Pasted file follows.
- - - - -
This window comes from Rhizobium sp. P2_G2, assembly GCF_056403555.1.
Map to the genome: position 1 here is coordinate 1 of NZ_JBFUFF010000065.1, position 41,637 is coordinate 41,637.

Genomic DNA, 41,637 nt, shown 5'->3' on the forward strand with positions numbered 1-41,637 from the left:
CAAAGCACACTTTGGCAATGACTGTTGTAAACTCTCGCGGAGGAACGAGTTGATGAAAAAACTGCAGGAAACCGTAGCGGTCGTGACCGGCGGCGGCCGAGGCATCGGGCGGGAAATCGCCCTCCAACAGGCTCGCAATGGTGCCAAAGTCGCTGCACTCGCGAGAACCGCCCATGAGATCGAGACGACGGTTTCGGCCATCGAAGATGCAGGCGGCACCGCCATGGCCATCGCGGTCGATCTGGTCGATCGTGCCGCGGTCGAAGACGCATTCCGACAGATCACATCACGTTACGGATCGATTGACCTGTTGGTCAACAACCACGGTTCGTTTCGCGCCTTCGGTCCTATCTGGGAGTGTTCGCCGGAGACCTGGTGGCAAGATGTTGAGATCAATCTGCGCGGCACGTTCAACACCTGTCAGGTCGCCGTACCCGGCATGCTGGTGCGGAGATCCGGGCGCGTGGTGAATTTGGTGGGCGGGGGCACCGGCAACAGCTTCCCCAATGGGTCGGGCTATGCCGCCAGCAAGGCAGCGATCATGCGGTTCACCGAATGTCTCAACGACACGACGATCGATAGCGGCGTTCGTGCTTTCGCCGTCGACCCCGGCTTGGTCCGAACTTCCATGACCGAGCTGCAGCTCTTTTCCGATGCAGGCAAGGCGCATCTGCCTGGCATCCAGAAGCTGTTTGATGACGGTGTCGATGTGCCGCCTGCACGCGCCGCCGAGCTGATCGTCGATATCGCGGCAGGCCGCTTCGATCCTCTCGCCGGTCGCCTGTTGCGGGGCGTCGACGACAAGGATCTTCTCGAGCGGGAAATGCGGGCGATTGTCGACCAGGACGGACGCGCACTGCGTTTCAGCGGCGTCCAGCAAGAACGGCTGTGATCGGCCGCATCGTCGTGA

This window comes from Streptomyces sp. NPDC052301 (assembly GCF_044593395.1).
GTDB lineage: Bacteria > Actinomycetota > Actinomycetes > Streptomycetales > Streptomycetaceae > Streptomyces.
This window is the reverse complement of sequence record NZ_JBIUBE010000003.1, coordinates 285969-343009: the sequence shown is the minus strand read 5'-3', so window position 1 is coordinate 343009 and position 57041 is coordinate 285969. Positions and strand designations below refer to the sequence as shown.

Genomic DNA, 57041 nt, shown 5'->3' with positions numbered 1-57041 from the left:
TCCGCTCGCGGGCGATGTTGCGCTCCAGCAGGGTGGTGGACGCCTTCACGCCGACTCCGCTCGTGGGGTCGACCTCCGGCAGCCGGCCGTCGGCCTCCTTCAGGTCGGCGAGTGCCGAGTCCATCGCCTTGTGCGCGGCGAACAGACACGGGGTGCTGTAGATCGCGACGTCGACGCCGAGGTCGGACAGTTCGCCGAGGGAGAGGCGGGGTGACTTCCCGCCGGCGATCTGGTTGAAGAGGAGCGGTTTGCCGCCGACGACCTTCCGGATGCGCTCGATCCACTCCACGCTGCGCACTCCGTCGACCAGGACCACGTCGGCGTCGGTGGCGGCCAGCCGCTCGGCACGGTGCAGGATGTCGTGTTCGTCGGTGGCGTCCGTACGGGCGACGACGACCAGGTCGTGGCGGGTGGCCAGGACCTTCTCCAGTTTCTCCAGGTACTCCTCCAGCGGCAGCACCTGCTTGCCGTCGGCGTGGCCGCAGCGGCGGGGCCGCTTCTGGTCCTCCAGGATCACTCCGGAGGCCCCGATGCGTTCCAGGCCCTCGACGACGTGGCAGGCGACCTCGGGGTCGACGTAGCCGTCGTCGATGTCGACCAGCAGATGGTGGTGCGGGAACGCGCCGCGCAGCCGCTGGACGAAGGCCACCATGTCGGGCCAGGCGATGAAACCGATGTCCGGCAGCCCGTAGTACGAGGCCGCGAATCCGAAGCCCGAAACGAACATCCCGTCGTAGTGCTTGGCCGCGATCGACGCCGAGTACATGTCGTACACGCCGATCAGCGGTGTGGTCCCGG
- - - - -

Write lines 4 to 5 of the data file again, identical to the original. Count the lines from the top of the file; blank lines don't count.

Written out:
CAAAGCACACTTTGGCAATGACTGTTGTAAACTCTCGCGGAGGAACGAGTTGATGAAAAAACTGCAGGAAACCGTAGCGGTCGTGACCGGCGGCGGCCGAGGCATCGGGCGGGAAATCGCCCTCCAACAGGCTCGCAATGGTGCCAAAGTCGCTGCACTCGCGAGAACCGCCCATGAGATCGAGACGACGGTTTCGGCCATCGAAGATGCAGGCGGCACCGCCATGGCCATCGCGGTCGATCTGGTCGATCGTGCCGCGGTCGAAGACGCATTCCGACAGATCACATCACGTTACGGATCGATTGACCTGTTGGTCAACAACCACGGTTCGTTTCGCGCCTTCGGTCCTATCTGGGAGTGTTCGCCGGAGACCTGGTGGCAAGATGTTGAGATCAATCTGCGCGGCACGTTCAACACCTGTCAGGTCGCCGTACCCGGCATGCTGGTGCGGAGATCCGGGCGCGTGGTGAATTTGGTGGGCGGGGGCACCGGCAACAGCTTCCCCAATGGGTCGGGCTATGCCGCCAGCAAGGCAGCGATCATGCGGTTCACCGAATGTCTCAACGACACGACGATCGATAGCGGCGTTCGTGCTTTCGCCGTCGACCCCGGCTTGGTCCGAACTTCCATGACCGAGCTGCAGCTCTTTTCCGATGCAGGCAAGGCGCATCTGCCTGGCATCCAGAAGCTGTTTGATGACGGTGTCGATGTGCCGCCTGCACGCGCCGCCGAGCTGATCGTCGATATCGCGGCAGGCCGCTTCGATCCTCTCGCCGGTCGCCTGTTGCGGGGCGTCGACGACAAGGATCTTCTCGAGCGGGAAATGCGGGCGATTGTCGACCAGGACGGACGCGCACTGCGTTTCAGCGGCGTCCAGCAAGAACGGCTGTGATCGGCCGCATCGTCGTGA

This window comes from Streptomyces sp. NPDC052301 (assembly GCF_044593395.1).